Thursday, June 2, 2016

The stories about Conor Sheary are simply legendary

By Larry Wigge

It was Sid's idea.

It was almost like little kids diagramming a play in the mud. Hutt, hutt, hutt.

According to Conor Sheary, Kris Letang told him that Sidney Crosby was going to get the faceoff back to him. Then, Letang would slip a pass to Sheary ... and he should SHOOT.

What Crosby didn't say was Patric Hornqvist would screen the goalie.

In real life ... Sheary's shot from just inside the left circle zipped by Martin Jones' glove and into the net 2:35 into overtime to give the Penguins a 2-1 victory over the San Jose Sharks on Wednesday night and a 2-0 lead in the Stanley Cup Final.

"It's pretty surreal," said Sheary, who couldn't believe how it worked.

Sheary is the unheralded, undrafted 23-year-old playing and producing on Crosby's left wing. He scored the second goal of the Penguins’ series-opening win on Monday night after receiving a brilliant feed from the Pittsburgh superstar.

"I don't know what it is, but he does makes it pretty easy to play with him," Sheary said of Crosby. "He has got some great vision. He can find you almost anywhere on the ice. That pass from his backhand, he is really good at that. He is deceptive.

"You just have to be ready to get the puck anywhere on the ice. You have to focus on where he is on the ice and know that he can get the puck to you at any time."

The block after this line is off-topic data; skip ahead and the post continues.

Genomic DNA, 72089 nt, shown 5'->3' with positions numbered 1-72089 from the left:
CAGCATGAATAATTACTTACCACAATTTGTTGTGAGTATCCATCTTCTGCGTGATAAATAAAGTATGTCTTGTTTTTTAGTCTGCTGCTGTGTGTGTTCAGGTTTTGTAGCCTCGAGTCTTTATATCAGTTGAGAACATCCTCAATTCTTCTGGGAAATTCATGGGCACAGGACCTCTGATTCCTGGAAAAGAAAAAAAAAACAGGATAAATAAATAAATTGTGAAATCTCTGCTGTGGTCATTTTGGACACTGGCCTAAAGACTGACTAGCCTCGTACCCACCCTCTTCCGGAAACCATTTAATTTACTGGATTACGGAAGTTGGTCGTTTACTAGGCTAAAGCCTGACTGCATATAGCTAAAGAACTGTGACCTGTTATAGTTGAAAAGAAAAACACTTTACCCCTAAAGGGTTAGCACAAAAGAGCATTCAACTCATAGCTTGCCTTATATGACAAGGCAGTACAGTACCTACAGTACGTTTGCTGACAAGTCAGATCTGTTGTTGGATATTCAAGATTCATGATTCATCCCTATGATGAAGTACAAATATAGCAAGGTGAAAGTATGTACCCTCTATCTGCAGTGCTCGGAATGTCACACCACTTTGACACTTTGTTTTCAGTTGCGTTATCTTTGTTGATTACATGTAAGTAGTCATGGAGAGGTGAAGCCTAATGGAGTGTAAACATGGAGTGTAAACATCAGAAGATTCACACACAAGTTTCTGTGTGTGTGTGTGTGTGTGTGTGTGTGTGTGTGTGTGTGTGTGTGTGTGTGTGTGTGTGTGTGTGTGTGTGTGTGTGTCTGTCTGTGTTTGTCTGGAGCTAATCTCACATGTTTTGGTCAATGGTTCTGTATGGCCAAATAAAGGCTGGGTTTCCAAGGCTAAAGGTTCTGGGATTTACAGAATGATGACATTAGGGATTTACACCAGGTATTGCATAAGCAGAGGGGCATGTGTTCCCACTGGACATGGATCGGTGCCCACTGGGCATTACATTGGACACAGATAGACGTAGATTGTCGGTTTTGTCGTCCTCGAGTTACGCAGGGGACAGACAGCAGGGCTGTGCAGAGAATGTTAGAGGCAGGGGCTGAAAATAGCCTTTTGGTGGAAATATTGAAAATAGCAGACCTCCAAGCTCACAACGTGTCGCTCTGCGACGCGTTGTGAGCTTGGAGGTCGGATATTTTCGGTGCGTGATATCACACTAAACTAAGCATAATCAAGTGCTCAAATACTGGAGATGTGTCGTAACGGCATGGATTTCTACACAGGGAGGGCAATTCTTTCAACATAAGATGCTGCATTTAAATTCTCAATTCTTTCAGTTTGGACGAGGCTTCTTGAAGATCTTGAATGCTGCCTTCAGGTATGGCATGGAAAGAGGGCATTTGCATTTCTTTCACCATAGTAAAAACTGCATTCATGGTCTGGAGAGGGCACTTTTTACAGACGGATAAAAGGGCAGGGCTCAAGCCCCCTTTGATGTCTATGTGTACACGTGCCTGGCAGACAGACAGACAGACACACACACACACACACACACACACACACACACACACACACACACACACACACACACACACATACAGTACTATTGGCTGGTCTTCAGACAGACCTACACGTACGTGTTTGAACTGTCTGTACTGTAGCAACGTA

It might simply be that great players -- or at least players with great pedigree and star potential -- are used to having the puck more, while lesser lights more easily defer to Crosby. It was the third goal and eighth point of the playoffs for Sheary. The lowest-paid player on the team roster is, for the moment, lining up with the arguably the game's top talent on the biggest stage possible.

"His speed automatically pushes guys back," Crosby said. "On top of that, he can hold on to the puck. If he needs to create some time and space, he can hold on to it and delay and allow guys to help him out. That’s important."

Sheary, a five-foot-eight 175-pounder, was undrafted out of the University of Massachusetts-Amherst, where he played for four full seasons. The native of Winchester, Mass., led Pittsburgh's AHL at Wilkes-Barre this season with seven goals and 29 assists in 30 games.

Most clubs were only offering amateur tryouts. Pittsburgh, Sheary said, was one of the few teams seriously interested in his services.

"I think being overlooked a few times just makes that a little easier for to have that chip on my shoulder," he said.

"Just being an undersized guy, there's always going to be criticisms," Sheary said.

And he carries that chip into every game, right?

"Exactly. You gotta play that way."

For your information: Crosby, who won 71 percent of his draws in Game 2 (17/24), made short work of the overmatched winger and sent the puck cleanly back to Letang. The defenseman quickly found Sheary in the high slot, where he launched the game winner.